Year of the (Painted) Pig ends
SALEM – The much-painted pig is gone. Long live the pig, at least, in memory and photographs.
It all started more than a year ago with the otherwise naked concrete pig in front of Henry’s Memphis BBQ on West Main Street.
Initially, after owner Henry Caldwell asked people to suggest what color the pig should be painted, it was a plain maroon. Salem High School’s colors are maroon and gray.
Then in the wee hours of April 10, 2009, a group of spirited Glenvar High School students, former students and a friend painted the pig Glenvar Highlander green with a gold G.
Though he might not have known exactly what the Glenvar supporters planned beforehand, Caldwell told responding Salem Police officers he didn’t mind.
Just after midnight a couple of weeks later on April 25, a group of Salem High School girls’ soccer players calling themselves the Salem Soldiers, took back the pig by painting it Spartan maroon with a big letter S in white. They also tied a camouflage bandana around the pig’s right ear, and added a pair of soccer cleats as a necklace.
The pig-painting war was on.
The final known group to paint the pig were members of the “Raging Bulls,” dancers with the Divine Dance Center in Roanoke. After they returned from their final dance competition of the year in Norfolk, Salem dancers met up at the pig on Thursday, July 22, with red paint to turn the pig into a raging bull, complete with horns.
The next morning, the pig was gone to a new, undisclosed home a Salem garden.
Salem dancers who painted the pig last week were Sarah Wilke, Courtney Boyd, Abbie Hoback, Bryn Burns and Allie Hoback, who had their photo made with the pig.
Bryn Burns’ mother, Lani Burns, explained in an e-mail note along with the photo, “We had been wanting to paint the pig at Henry’s for a long time, but with the upcoming competition practices, there was very little time. So, when we returned, we decided it was time.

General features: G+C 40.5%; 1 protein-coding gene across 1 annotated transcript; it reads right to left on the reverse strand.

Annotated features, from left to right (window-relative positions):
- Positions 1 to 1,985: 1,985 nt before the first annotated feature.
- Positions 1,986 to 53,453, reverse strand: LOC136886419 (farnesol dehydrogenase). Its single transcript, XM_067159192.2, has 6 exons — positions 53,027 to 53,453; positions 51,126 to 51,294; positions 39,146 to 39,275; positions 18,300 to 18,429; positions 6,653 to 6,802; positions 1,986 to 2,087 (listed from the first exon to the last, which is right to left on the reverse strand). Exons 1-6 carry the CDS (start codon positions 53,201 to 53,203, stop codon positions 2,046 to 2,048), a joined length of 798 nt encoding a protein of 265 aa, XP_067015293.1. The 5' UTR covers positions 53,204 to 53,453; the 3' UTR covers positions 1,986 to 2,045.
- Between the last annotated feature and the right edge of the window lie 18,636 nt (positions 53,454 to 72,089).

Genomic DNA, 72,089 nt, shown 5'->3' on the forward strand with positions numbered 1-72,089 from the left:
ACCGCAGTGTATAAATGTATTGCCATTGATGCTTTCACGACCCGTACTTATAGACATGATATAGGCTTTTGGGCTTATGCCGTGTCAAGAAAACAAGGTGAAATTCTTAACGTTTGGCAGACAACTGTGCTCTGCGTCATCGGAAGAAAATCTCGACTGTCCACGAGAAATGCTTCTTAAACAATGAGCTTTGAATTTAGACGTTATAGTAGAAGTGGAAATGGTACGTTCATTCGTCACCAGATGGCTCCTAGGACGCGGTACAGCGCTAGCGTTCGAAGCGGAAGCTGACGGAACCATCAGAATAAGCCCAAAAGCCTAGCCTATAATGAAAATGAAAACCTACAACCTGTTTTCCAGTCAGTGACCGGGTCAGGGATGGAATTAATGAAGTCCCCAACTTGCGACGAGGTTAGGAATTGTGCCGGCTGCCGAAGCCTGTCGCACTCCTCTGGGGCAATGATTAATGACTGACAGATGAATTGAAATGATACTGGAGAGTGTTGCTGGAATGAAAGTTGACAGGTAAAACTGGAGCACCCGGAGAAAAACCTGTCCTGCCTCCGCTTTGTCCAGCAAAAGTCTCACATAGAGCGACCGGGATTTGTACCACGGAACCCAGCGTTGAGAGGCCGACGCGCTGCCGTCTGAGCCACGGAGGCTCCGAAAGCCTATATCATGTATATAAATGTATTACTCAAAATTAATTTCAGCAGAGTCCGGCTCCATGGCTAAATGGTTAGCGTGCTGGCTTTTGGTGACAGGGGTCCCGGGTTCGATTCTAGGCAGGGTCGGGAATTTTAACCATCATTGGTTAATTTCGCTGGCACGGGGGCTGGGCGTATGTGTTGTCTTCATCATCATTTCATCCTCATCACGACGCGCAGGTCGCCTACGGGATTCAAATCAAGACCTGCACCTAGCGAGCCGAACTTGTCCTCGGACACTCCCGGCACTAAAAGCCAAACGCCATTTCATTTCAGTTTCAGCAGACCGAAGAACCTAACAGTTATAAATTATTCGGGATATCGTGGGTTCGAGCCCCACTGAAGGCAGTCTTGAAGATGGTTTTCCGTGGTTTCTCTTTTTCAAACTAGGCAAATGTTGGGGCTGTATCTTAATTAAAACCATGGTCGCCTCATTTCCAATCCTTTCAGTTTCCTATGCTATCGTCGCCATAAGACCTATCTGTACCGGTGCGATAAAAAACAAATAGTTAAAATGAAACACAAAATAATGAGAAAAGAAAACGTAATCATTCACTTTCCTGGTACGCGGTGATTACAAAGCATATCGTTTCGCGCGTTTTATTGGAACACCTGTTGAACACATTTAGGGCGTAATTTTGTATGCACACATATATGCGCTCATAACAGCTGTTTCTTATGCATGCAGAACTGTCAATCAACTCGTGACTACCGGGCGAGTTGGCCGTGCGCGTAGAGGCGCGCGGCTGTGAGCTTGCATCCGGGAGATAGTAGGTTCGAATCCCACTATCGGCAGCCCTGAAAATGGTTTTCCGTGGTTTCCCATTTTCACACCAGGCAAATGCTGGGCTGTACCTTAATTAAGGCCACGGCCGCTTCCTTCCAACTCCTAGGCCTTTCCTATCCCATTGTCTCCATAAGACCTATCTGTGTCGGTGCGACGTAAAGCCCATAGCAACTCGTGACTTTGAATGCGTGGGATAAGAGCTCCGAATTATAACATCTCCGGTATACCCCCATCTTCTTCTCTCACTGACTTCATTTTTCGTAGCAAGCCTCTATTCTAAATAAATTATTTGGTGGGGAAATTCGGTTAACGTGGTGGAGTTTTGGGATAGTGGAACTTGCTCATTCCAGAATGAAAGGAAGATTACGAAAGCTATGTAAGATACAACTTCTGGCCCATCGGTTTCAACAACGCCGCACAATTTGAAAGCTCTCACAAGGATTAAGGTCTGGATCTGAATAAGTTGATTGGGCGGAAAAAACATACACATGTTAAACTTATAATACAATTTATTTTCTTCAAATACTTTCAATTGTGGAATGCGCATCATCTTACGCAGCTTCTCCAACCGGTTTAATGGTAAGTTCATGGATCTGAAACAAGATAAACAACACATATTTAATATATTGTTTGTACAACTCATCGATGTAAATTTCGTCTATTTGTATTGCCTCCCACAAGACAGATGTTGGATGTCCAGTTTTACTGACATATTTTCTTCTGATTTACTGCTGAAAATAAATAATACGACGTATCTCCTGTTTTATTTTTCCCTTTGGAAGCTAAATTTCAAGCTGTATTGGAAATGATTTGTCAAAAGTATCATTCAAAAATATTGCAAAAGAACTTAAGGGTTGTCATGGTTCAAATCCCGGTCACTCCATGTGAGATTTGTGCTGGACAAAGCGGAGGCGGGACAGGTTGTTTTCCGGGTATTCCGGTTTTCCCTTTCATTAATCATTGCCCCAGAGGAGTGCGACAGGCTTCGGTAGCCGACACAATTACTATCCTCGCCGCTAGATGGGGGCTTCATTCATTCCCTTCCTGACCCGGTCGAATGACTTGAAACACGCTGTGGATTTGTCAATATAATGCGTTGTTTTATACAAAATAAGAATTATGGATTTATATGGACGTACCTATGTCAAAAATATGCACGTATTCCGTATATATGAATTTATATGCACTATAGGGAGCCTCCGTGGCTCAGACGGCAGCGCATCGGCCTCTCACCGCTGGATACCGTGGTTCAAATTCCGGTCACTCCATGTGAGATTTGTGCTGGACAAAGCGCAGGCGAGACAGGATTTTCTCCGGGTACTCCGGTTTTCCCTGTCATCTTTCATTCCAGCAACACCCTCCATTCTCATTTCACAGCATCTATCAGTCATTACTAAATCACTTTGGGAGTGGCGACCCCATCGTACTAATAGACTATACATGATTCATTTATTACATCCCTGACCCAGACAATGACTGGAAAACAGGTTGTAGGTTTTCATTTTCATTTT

“Funny thing is, it really was time. We painted the pig, took our photos and went on to eat ice cream. The next morning, I was driving down Main Street and lo and behold, the pig was gone! Well, as they say, ‘Timing is everything.’”
The pig was removed to a new, undisclosed home, still in Salem. “I sold it to a lady that has a pretty good-size piece of property,” Caldwell said Tuesday night.
“It stayed in Salem but I don’t want to give out her name and address so people won’t go there and start painting it again. Let’s just say it found a good home around her garden area.”
Caldwell closed the restaurant June 13 and leased the property to another business, initially saying he was considering moving the pig to his Roanoke barbecue restaurant. He even considered giving it to Glenvar High School mom Becky McConnell, who started the whole pig-painting process. She declined.
McConnell encouraged three of her children and their friends to paint the pig green-and-gold in the middle of the night during last year’s spring break. McConnell documented the Year of the Pig in photographs and scrapbooks, and set up a website for it.
Over the months the pig was painted, dressed, and had signs and, at times, had props including a hula skirt and lei, and a baby pig.
The pig morphed from high school athletic spirit to become a 3-D billboard of sorts that congratulated graduating classes, welcomed home military from Iraq and Afghanistan, wished numerous teens and adults happy birthday, and expressed sorrowful feelings when a former Glenvar football player died in an accident on West Main Street.
Some of McConnell’s – and the community’s – favorite painted pigs out of all the hundreds of paint jobs and costumes were:
• “Spidey Pig” in red-and-blue Spiderman designs; • a bright pink pig in memory of Janelle Mason;
• pig-turned-Glenvar Lion with shaggy black mane and signed by the Glenvar Lions team;
• a passionate purple pig painted for the Salem Relay for Life in June 2009 – which Relay supporters had to paint three times in about 24 hours to keep the relay message in between paintings by other groups, and
• a red-white-and-blue Support our Troops pig in honor of Charlie Graves serving in Iraq.
• There was even a Confederate battle flag pig.
“I was sad it was gone when it was gone because Henry’s birthday was Sunday and I would have liked to have painted it one more time,” It was good memories and I hope the town will remember it was fun.”
Few people signed their work or went public with their pig painting. For most of the first year until pig painting slacked off during the fierce winter, the Salem Times-Register ran a regular feature on the front page with a pig of the week photo.
Another pig that is painted less frequently remains in front of Bastian’s Barbecue on Apperson Drive in Salem.
The West Main Street pig is gone. Long live the pig in memory.